It's better to hop on three legs than to limp on four.™
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4 October 2017 - 8:21 am
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Hi and thanks for your suggestions and kind words! Yes Angus is the most handsome boy ever...he actually has a facial expression that looks just like Richard Gere. Seriously. I can see the harness with a handle will be a must, especially since our house is two-story. As for second opinions...sadly I think we're past that point. The tumor has suddenly started a growth spurt (???) and it looks like his leg could burst open any moment. (Does that happen?!?!? The skin is so tight it's thin and shiny and bright red.) The good news is, he's such a bada$$ he still doesn't even know he's sick. His mood is not affected, he's as happy and silly as ever. The procedure is scheduled for 1 week from today. He is now on half-rations in hopes of slimming down a bit in advance. I will post some pics when I figure out the photo hosting thing. In the meantime please keep the great advice, support and prayers coming. We can use all you can send our way.

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4 October 2017 - 9:28 am
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He looks adorable!

Have you checked with the vet about putting him on half-rations? I say this because I know cats should not lose weight too quickly but I don't know about dogs. Also he may eat that well during the first few days after his amputation.

You can find lots of ideas on nutrition on this site. One thing I do for my cats is to weigh the food rather than measure it so that I'm consistent.

I'll send positive thoughts for a smooth surgery and easy recovery.

Kerren and Tripawd Kitty Mona

The Rainbow Bridge

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4 October 2017 - 12:25 pm
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We're definitely cheering Angus and you on, and hoping for a speedy recovery!

To answer your questions: 

Here's a post about adding images to the Forums. Let me know if you'd like any help OK?

As for the tumor bursting open. Unfortunately yes that can happen, we've seen it. Keep an eye on the area.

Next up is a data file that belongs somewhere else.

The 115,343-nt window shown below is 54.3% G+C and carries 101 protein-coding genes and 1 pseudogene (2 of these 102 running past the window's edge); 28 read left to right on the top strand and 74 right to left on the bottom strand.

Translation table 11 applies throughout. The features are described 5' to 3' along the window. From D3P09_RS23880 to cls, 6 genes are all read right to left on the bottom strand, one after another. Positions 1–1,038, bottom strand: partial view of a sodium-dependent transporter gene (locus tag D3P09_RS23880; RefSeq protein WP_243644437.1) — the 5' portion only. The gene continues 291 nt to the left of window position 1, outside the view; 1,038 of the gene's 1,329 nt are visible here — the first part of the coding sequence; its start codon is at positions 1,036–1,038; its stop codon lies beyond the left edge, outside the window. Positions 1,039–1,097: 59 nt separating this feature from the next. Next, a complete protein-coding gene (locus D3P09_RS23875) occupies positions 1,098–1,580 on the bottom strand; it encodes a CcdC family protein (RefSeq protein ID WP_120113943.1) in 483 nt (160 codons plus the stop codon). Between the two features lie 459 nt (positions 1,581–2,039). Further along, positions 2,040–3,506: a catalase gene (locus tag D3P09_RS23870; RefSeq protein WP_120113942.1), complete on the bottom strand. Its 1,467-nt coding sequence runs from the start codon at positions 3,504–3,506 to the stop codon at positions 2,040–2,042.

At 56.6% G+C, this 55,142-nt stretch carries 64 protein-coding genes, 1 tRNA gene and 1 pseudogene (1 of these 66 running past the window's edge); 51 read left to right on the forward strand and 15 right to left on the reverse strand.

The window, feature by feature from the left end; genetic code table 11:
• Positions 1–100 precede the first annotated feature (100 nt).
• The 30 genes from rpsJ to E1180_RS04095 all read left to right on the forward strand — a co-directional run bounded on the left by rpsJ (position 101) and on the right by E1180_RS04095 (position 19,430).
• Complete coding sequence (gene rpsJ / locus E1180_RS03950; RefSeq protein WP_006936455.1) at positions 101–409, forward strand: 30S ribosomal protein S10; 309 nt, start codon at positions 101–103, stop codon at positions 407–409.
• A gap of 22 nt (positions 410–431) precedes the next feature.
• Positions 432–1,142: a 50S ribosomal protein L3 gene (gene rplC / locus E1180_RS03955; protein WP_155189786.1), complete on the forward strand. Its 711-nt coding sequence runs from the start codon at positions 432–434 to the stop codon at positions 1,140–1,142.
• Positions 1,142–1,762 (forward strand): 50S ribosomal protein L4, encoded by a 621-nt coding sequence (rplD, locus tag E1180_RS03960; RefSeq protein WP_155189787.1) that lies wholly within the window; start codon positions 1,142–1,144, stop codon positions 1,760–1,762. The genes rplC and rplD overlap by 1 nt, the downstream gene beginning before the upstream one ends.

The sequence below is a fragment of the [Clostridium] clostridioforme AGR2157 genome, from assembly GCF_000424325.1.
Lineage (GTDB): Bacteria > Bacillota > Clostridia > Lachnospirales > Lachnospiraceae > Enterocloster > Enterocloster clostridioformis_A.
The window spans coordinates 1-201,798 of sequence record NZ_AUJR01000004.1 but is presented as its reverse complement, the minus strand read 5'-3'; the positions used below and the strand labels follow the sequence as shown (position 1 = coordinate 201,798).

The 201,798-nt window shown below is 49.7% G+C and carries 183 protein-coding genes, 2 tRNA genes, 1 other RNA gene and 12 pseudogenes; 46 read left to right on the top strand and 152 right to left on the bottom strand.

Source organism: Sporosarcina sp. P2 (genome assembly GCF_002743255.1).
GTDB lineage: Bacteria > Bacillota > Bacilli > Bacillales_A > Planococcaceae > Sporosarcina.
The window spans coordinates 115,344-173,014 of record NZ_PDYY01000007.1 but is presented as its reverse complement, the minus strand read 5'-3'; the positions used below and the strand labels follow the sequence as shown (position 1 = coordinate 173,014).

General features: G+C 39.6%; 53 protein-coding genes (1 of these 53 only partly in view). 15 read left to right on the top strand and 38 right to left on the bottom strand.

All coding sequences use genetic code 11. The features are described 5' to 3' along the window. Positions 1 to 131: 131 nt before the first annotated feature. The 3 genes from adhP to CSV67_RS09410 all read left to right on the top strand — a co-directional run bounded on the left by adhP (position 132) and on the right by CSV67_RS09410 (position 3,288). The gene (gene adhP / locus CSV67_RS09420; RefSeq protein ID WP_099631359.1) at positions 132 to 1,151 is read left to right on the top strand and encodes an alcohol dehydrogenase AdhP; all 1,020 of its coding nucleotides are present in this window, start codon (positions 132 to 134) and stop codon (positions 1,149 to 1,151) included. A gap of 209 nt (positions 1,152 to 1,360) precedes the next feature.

Oh and do check out the Tripawds Nutrition blog for lots of weight-loss tips. Good for you for helping him slim down before surgery, it makes a big difference. Good job!

It's better to hop on three legs than to limp on four.™
Latest Tripawds News
Read my story here.

Support the Tripawds Foundation!

Virginia
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4 October 2017 - 8:18 pm
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A GUS, YOU ARE A BADA$$ RICHARD GERE LOOKING DOG!!!   We MUST have pictures of yiur very special self!! 🙂

Okay, you have a plan now and you can move forward.

And do check out some ways to give him good nutrition without  ma!king him feel like he's  starving!  Obviously getting him the right nutrition is important right now to keep him strong!

Not sure how much you've been reading on here as far as prepping your home for recovery, so let us know any areas in which we  can help, okay'   Recovery is no picnic for a couple of weeks and it can be wuite unnerving!  STAY CONNECTED!!  We've been through it and understand how scary this part of the journey can be.

We also understand how good Angus is going to feel with that bum leg gone!!

Hugs

Sally and Alumni Happy Hannah and Merry Myrtle and Frankie too!

Happy Hannah had a glorious additional bonus time of over one yr & two months after amp for osteo! She made me laugh everyday! Joined April's Angels after send off meal of steak, ice cream, M&Ms & deer poop!

Livermore, CA
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4 October 2017 - 10:34 pm
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I'm glad you have a plan- I hope you feel at least a little relief with the surgery decision made.

By choosing amputation you are taking away his terrible pain and giving him a chance for more quality time with you.

Richard Gere... we definitely need pictures!

As far as weight loss- I have had great success with green beans.  I've had pugs for years and they only have to look at food to gain weight.  I use the canned kind- but they have to be the no salt added type.  They work for us because the dogs love them, they are very low calorie and are very filling.  We can cut the amount of calories and the dogs still seem full.

Karen and the Spirit Pug Girls

Tri-pug Maggie survived a 4.5 year mast cell cancer battle only to be lost to oral melanoma.

1999 to 2010

 

              Maggie's Story                  Amputation and Chemo

London, UK
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5 October 2017 - 5:35 am
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Hi there, and welcome. The title of this thread caught my eye because it could almost be a description of my Meg. Big head (in more ways than one), not especially broad in the chest, but certainly long in the body and with very short legs. She is in fact half Rottweiler, so it's funny you should mention that, and I've often joked the other half must be Corgi. It's actually a whole mishmash of things, but that is the impression. Her legs are longer than a corgi's but MUCH shorter than you'd expect for a dog of her size. She looks as though she's been cut off at the knees. I've dug around for a photo that best demonstrates this. (She always tries to position herself to make her legs look longer than they are, diva that she is...). Anyway, this should give you an idea: